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Board hears plea for fourth band position
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MONROE - The continued success of Monroe's band program hinges on the district picking up the tab for a fourth band instructor, ardent band supporters told the school board Monday.

More than 80 students, parents and band alumni packed the school board's meeting room to share their views during Monday's public hearing. They pleaded with the school board to fund the position, saying it is vital to the high-quality program.

The district cut the band program from three to four instructors for the middle and high school in 2006 in reaction to budget problems. Other cuts made included eliminating library directors at individual schools and eliminating the French foreign language program.

But the band position struck a nerve in the community. A group calling itself Community Helping Instrumental Music Education, or CHIME, formed to raise donations to fund the fourth position. The group vowed to raise $140,000 to pay for the fourth instructor's salary and benefits package for three years.

Those three years end this summer and administration officials already have said adding the fourth band instructor back into the budget is not a priority. In March, Superintendent Larry Brown presented the administrative team's recommendation to leave the position out of the 2009-2010 budget, citing other budget priorities. In April, the school board followed through on two of those priorities by voting to keep a K-5 instructional facilitator position and adding a fifth-grade teacher to even out classroom sizes.

Band supporters attended Monday to ask the school board to consider adding the position, Joe Tomasiewicz said, by way of introducing remarks from the public. He and fellow parent Mike Shuda asked the board last month to schedule time for band supporters to address the board.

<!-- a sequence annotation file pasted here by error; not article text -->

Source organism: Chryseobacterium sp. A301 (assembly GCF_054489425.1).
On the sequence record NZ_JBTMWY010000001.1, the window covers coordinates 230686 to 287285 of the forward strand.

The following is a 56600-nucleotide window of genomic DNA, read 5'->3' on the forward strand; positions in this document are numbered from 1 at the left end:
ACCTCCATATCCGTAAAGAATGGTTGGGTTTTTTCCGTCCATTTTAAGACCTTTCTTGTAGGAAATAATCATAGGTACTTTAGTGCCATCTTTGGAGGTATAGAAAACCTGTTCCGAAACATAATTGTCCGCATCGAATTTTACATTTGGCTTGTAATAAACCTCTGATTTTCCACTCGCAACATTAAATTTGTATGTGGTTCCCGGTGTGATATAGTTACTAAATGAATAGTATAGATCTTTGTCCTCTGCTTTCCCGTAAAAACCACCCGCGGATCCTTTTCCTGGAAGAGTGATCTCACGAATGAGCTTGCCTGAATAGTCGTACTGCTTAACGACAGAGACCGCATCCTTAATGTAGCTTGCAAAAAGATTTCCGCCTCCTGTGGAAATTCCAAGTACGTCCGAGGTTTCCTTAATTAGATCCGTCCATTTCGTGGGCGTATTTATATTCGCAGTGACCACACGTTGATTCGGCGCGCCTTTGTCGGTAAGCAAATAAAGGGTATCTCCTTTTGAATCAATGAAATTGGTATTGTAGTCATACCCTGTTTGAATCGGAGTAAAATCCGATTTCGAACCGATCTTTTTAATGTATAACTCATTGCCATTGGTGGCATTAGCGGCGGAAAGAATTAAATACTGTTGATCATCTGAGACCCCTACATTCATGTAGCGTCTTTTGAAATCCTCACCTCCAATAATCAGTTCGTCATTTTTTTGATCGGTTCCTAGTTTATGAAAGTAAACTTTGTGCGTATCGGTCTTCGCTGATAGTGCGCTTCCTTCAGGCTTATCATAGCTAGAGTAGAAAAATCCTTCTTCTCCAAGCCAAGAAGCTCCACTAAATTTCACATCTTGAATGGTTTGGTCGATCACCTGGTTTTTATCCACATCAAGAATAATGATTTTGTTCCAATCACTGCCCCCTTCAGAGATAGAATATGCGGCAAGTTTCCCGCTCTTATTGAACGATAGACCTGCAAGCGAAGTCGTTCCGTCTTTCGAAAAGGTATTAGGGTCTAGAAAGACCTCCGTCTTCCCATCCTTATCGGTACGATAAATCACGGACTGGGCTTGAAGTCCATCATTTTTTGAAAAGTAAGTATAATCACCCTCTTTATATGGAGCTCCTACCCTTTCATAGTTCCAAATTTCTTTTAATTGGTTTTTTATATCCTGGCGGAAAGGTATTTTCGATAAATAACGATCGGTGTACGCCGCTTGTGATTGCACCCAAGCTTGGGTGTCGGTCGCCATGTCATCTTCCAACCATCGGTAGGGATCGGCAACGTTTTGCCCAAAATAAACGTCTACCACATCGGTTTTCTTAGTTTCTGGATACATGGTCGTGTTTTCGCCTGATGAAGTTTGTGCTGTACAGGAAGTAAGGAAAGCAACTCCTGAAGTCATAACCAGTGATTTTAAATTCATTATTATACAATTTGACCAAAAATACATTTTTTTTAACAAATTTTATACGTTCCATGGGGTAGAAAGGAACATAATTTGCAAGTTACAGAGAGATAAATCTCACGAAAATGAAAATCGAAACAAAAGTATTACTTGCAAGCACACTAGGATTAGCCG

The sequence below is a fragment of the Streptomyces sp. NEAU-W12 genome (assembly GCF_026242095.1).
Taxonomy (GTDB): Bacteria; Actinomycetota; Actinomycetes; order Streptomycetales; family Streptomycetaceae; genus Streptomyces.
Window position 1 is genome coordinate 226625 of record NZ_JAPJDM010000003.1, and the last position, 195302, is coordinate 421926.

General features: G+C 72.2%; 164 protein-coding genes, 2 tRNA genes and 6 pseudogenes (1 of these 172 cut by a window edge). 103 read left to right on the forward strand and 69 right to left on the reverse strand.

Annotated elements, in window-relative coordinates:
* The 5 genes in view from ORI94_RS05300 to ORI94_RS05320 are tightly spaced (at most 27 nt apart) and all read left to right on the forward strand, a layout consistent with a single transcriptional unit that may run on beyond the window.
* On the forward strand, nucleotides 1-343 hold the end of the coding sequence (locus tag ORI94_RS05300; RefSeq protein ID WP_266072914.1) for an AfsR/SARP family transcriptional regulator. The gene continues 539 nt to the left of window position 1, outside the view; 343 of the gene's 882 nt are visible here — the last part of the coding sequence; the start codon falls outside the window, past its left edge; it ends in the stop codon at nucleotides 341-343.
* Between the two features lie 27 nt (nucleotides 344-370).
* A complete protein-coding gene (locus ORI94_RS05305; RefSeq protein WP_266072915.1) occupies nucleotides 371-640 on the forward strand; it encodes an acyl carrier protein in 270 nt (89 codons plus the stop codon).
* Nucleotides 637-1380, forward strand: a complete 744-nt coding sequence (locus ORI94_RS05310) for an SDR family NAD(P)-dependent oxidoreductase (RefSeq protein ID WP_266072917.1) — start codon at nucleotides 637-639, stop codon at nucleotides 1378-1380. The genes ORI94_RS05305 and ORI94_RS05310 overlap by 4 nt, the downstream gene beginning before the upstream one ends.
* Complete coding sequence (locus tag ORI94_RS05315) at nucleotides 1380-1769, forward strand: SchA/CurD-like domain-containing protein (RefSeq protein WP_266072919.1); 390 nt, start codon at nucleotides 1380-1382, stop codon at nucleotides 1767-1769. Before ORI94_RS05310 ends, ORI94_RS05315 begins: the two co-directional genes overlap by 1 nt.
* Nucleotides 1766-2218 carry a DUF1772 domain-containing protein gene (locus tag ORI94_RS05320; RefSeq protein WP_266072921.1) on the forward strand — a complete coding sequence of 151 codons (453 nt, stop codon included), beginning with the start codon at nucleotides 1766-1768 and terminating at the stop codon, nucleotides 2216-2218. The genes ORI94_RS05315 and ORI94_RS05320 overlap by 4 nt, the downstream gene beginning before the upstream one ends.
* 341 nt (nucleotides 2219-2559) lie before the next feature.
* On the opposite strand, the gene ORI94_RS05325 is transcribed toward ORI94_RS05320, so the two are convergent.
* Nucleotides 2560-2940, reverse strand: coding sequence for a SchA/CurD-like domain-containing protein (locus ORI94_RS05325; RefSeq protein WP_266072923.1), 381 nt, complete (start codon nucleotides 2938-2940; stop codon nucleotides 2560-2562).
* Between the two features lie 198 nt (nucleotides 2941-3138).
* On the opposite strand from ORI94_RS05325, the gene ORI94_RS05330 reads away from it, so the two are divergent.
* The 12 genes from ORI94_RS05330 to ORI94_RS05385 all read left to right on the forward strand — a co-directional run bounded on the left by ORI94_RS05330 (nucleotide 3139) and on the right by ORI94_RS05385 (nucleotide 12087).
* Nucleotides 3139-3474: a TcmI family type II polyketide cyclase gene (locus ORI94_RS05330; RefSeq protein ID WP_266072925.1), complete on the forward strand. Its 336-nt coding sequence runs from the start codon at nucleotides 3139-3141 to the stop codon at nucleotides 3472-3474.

Band is a flourishing program, Tomasiewicz said, noting 31 percent of graduating seniors this year are in band. Band participation fluctuates yearly, but that represents a high mark for the program. Next year's numbers look nearly as strong, with 29 percent of graduating seniors expected to take band, he said.

The district is in a much different situation than it was back when the cuts were made, he said. "Finances have stabilized," he said. With six bands for students in sixth through 12th grade, the program offers many more leadership opportunities than other activities.

"We can't afford to let our children down," he said.

Others echoed Tomasiewicz's sentiments. About eight other people, including current band students, addressed the board in an organized and courteous manner.

Monroe has "a unique and quality program," said Cindy Blanc, who open enrolls her daughter in the Monroe school district because of the instrumental music program. And a key element is the ability instructors have to offer private lessons to students - an element that would be lost if there's only three instructors.

Another common theme in supporters' comments was the important life skills and lessons that participating in band affords students.

Sue Turek said she has seen these lessons learned by her three sons - lessons open to all band students, not just the elite players.

"No matter how many kids bust their butts practicing on the driveway, only a very few get a chance to play," she said in reference to basketball and other sports. That's not the case in band.

"Don't mess with what you're already doing well," she said.

Student Joe Ganshert reminded board members the marching band already was cut due to the budget. He urged them to consider what other opportunities, such as the jazz band, might be lost as a result of instructors having less time. "Extra opportunities will be lost. The quality will go down," he said.

The district does have some extra money to fund the position in light of two recent retirements in the band program, Shuda said. This spring, longtime band instructors Randy Sievert and Tom Schilt announced their retirements. The district can hire two less experienced band instructors with the money it will save by not having more senior instructors on staff.

He admitted those costs will continue to rise as instructors work their way up the pay scale, but for the next few years at least, the cost of four instructors could be cheaper than what the district currently pays for three.

No one from the public spoke against adding a fourth band position.

School board President Scott Schmidt said at the beginning of the hearing the school board will discuss the matter as a board Monday, May 18, without allowing public comment.

"All we ask is that you think about what's been said tonight," Tomasiewicz said.